New space sensors to address key Earth science queries

Two space sensors to answer fundamental questions about the earth.

New Space Sensors to Address Key Earth Science Queries
A pair of CubeSat satellites will probe a little-studied portion of the radiant energy emitted by the complex Arctic environment for clues to why the region is warming faster than the rest of the planet. This 2011 composite satellite image shows the expanse of Arctic sea ice (center) and the Greenland Ice Sheet (lower right). Credits: NASA

NASA has recently selected a couple of novel and creative research proposals to evolve small, space-based instrument to answer primordial queries concern to our home planet and its environment.

Predominantly asked primordial queries are why is the Arctic warming faster than the rest of the planet? Does mineral dust warm or cool the atmosphere?

First proposal chiefly investigated by Tristan L’Ecuyer of the University of Wisconsin, Madison, the Polar Radiant Energy in the Far Infrared Experiment (PREFIRE) which will fly a match of small CubeSat satellites to probe a little-studied portion of the radiant energy released by Earth to give indications about Arctic warming, sea ice loss, and ice-sheet melting.

Second research let by Robert Green of NASA’s Jet Propulsion Laboratory (JPL) in Pasadena, California, that is the Earth Surface Mineral Dust Source Investigation (EMIT) will utilize a sensor mounted to the outside of the International Space Station to ascertain the mineral incorporation of  natural sources that produce  dust aerosols around the globe.

Post studying in detail which minerals make up the dust, EMIT will assist to respond the essential question of whether this type of aerosol warms or cools the atmosphere.

These two instruments were competitively selected from 14 proposals contemplated under NASA’s fourth Earth Venture Instrument opportunity. Earth Venture investigations are small, targeted science investigations that complement NASA’s larger missions.

The National Research Council recommended in 2007 that NASA undertake this type of regularly solicited, science-based, quick-turnaround project. The council’s recently released decadal survey recommended the immutability of the program.

Michael Freilich, director of the Earth Science Division at NASA Headquarters in Washington said, “PREFIRE and EMIT make innovative use of technologies first developed by NASA for planetary missions to address important, longstanding questions about Earth.”

The Arctic assist to continue Earth’s overall temperature by radiating back into space much of the excess energy from the Sun that is engrossed at lower latitudes. Operating satellite instruments do not detect all of the wavelengths of this energy radiating from our planet.

PREFIRE will fill in the current data gap at far-infrared wavelengths, gathering information that will assist scientists to diagnose the impact of this outgoing radiation on the Arctic region’s energy balance.

Further, it will fly miniaturized thermal infrared spectrometers on two CubeSat satellites, each about the size of a loaf of bread. The sensors are based on technology previously flown on the Mars Climate Sounder, an instrument on NASA’s Mars Reconnaissance Orbiter. The CubeSats will orbit Earth’s poles to gauge far-infrared emissions and how they change throughout the day and over seasons. The observations will permit scientists to assess how changes in thermal infrared emissions at the top of Earth’s atmosphere are associated to changes in cloud cover and surface conditions below, such as the amount of sea ice and meltwater on the surface of the ice.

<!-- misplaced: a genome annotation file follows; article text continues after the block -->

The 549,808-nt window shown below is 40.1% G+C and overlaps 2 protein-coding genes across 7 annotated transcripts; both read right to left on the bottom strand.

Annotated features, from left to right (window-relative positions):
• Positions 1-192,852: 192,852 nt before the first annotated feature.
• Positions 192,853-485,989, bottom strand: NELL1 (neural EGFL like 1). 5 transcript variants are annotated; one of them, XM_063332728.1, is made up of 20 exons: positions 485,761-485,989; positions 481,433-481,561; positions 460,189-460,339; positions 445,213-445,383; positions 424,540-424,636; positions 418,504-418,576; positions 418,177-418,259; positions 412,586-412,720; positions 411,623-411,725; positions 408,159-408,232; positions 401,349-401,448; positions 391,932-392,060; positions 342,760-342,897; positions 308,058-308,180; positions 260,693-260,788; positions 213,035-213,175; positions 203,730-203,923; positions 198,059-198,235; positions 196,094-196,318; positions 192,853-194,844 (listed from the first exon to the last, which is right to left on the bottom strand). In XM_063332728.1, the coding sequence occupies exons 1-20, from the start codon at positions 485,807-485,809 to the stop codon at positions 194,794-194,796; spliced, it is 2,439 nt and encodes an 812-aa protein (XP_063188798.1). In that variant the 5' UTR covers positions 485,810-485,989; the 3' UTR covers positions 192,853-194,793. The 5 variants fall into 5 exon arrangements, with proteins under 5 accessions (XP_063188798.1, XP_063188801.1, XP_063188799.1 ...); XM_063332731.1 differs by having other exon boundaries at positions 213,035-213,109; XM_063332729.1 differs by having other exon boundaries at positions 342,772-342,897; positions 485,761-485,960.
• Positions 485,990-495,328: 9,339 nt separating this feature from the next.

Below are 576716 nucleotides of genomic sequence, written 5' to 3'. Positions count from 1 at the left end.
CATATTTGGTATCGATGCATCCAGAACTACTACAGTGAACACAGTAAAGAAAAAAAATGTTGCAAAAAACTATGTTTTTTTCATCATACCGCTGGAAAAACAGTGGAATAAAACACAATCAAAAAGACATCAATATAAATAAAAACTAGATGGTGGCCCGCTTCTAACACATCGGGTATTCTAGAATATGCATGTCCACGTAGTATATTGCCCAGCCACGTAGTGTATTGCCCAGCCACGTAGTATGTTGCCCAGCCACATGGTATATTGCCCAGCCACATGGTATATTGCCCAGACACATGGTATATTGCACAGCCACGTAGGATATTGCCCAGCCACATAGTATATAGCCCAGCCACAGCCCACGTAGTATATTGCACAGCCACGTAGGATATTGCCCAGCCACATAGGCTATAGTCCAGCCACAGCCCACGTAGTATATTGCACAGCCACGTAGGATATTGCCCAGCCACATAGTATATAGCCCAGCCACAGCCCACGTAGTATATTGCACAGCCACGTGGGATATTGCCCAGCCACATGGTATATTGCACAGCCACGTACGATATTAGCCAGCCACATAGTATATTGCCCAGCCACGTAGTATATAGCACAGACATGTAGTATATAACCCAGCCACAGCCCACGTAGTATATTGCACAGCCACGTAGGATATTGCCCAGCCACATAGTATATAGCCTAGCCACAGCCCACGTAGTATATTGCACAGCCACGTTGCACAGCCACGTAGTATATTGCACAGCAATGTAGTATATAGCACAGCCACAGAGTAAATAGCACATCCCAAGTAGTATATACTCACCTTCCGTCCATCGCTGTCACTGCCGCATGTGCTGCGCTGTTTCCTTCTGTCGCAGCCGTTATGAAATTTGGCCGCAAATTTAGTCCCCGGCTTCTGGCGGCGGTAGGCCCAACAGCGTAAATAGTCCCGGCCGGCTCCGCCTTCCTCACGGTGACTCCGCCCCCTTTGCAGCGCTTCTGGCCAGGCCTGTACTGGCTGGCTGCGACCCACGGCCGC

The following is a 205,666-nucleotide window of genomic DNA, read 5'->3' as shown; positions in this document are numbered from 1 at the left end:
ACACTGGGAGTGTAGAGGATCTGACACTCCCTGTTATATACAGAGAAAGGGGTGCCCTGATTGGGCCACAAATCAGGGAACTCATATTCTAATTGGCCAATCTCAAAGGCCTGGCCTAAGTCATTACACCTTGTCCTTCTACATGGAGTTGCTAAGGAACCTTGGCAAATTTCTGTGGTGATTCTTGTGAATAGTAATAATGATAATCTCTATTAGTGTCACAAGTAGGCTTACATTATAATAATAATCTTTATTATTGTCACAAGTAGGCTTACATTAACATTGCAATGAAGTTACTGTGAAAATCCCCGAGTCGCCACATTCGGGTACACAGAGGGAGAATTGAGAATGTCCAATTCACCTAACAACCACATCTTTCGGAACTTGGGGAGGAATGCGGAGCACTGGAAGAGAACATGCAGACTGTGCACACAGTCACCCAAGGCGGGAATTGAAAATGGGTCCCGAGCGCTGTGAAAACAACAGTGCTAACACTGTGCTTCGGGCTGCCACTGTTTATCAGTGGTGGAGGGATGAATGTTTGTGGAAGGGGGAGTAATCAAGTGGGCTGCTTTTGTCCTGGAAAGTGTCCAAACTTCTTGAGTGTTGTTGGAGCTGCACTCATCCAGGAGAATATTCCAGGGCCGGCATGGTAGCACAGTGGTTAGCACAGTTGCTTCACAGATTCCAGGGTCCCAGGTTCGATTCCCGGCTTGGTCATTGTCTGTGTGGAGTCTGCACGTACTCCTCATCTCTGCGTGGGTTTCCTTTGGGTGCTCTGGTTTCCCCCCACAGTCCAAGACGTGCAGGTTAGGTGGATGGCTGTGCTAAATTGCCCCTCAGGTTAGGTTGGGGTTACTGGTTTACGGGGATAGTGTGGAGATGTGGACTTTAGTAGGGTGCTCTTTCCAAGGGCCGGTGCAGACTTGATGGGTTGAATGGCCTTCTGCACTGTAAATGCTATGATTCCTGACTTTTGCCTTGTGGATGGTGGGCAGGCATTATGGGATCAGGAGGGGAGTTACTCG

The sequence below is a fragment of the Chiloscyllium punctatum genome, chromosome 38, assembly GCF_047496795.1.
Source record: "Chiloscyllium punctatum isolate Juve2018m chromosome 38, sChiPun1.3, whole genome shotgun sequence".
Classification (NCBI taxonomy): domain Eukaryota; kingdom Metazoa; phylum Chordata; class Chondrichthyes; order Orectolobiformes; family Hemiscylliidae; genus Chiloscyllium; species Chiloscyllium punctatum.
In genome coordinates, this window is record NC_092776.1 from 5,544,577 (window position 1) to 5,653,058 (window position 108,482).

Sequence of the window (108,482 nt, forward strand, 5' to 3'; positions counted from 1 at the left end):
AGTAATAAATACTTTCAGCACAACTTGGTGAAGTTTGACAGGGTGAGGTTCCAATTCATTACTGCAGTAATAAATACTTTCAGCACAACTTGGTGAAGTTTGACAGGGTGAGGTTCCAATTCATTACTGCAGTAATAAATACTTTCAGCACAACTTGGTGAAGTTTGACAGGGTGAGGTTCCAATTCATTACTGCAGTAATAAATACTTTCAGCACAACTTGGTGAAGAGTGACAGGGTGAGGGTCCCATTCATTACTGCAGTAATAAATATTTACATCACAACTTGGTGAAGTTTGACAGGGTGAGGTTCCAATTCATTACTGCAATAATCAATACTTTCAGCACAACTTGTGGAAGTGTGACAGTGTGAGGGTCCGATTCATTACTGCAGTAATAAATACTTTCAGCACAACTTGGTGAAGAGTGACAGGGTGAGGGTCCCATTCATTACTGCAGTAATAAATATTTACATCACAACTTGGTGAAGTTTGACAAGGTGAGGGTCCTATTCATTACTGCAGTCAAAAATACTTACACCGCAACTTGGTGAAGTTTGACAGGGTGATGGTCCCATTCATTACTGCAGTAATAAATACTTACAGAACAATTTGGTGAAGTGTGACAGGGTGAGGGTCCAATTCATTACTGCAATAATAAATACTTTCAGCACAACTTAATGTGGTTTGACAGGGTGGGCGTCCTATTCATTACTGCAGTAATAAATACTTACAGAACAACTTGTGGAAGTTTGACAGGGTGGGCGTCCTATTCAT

The assemblage of airborne dust particles is largely unknown, but it is a critical factor in ascertaining whether mineral-based dust has a cooling or warming effect on the atmosphere.

Scientists do not currently have a global inventory of the natural mineral sources of dust, and as a result, the global impacts of dust on whether, atmospheric circulation, and other aspects of Earth’s environment are not well established.

EMIT’s hyperspectral instrument will gauge the distinct wavelengths of light emitted by minerals on the surface of deserts and other dust sources to ascertain their assemblage. The EMIT sensor is based in part on NASA’s Moon Mineralogy Mapper instrument aboard the Indian Space Research Organization’s Chandrayaan-1 spacecraft.

The EMIT team brings together comprehensive expertise that covers mineral measurements, soil science, remote-sensing of surface properties, and Earth system modeling. The project’s modeling component will use the data collected to advance our understanding of the role of atmospheric dust in Earth’s climate and better predict how it can be expected to change in the future.

In addition to this, Earth Venture missions provide an innovative approach to address Earth science research with regular windows of opportunity to accommodate novel scientific priorities. The missions are managed by NASA’s Earth System Science Pathfinder program, located at NASA’s Langley Research Center in Hampton, Virginia, for the agency’s Science Mission Directorate.

The first Earth Venture Instruments headed to space are preparing for launch within the next year. The Global Ecosystem Dynamics Investigation (GEDI) and the ECOsystem Spaceborne Thermal Radiometer Experiment on Space Station (ECOSTRESS) will gauge the sharing, canopy heights, and changes in global vegetation from the space station, receiving insights into how forests and ecosystems are impacted by changes in water availability and other environmental and human factors.

The PREFIRE team brings together expertise in remote sensing, Earth system modeling, and Arctic Ice.